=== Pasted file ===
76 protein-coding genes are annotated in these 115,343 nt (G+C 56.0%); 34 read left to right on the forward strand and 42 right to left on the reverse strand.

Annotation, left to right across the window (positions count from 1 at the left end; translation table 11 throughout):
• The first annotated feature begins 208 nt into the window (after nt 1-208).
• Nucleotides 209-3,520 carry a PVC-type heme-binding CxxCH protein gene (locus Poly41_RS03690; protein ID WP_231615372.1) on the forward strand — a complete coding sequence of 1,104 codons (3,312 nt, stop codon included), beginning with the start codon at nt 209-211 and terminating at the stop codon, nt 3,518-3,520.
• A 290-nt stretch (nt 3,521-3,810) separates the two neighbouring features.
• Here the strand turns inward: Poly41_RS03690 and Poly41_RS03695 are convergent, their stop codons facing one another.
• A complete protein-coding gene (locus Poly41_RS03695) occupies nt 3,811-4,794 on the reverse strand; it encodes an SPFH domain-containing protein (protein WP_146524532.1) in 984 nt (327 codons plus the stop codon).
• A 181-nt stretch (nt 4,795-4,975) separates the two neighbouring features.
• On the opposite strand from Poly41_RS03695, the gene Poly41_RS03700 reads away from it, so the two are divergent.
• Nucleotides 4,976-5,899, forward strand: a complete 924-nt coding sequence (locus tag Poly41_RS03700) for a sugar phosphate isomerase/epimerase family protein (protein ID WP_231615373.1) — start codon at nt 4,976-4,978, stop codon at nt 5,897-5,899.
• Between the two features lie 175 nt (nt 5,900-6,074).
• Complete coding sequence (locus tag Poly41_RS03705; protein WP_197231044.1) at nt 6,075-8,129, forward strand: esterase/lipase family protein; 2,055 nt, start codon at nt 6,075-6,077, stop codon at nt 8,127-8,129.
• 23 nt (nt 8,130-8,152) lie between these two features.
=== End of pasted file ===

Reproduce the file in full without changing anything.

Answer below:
76 protein-coding genes are annotated in these 115,343 nt (G+C 56.0%); 34 read left to right on the forward strand and 42 right to left on the reverse strand.

Annotation, left to right across the window (positions count from 1 at the left end; translation table 11 throughout):
• The first annotated feature begins 208 nt into the window (after nt 1-208).
• Nucleotides 209-3,520 carry a PVC-type heme-binding CxxCH protein gene (locus Poly41_RS03690; protein ID WP_231615372.1) on the forward strand — a complete coding sequence of 1,104 codons (3,312 nt, stop codon included), beginning with the start codon at nt 209-211 and terminating at the stop codon, nt 3,518-3,520.
• A 290-nt stretch (nt 3,521-3,810) separates the two neighbouring features.
• Here the strand turns inward: Poly41_RS03690 and Poly41_RS03695 are convergent, their stop codons facing one another.
• A complete protein-coding gene (locus Poly41_RS03695) occupies nt 3,811-4,794 on the reverse strand; it encodes an SPFH domain-containing protein (protein WP_146524532.1) in 984 nt (327 codons plus the stop codon).
• A 181-nt stretch (nt 4,795-4,975) separates the two neighbouring features.
• On the opposite strand from Poly41_RS03695, the gene Poly41_RS03700 reads away from it, so the two are divergent.
• Nucleotides 4,976-5,899, forward strand: a complete 924-nt coding sequence (locus tag Poly41_RS03700) for a sugar phosphate isomerase/epimerase family protein (protein ID WP_231615373.1) — start codon at nt 4,976-4,978, stop codon at nt 5,897-5,899.
• Between the two features lie 175 nt (nt 5,900-6,074).
• Complete coding sequence (locus tag Poly41_RS03705; protein WP_197231044.1) at nt 6,075-8,129, forward strand: esterase/lipase family protein; 2,055 nt, start codon at nt 6,075-6,077, stop codon at nt 8,127-8,129.
• 23 nt (nt 8,130-8,152) lie between these two features.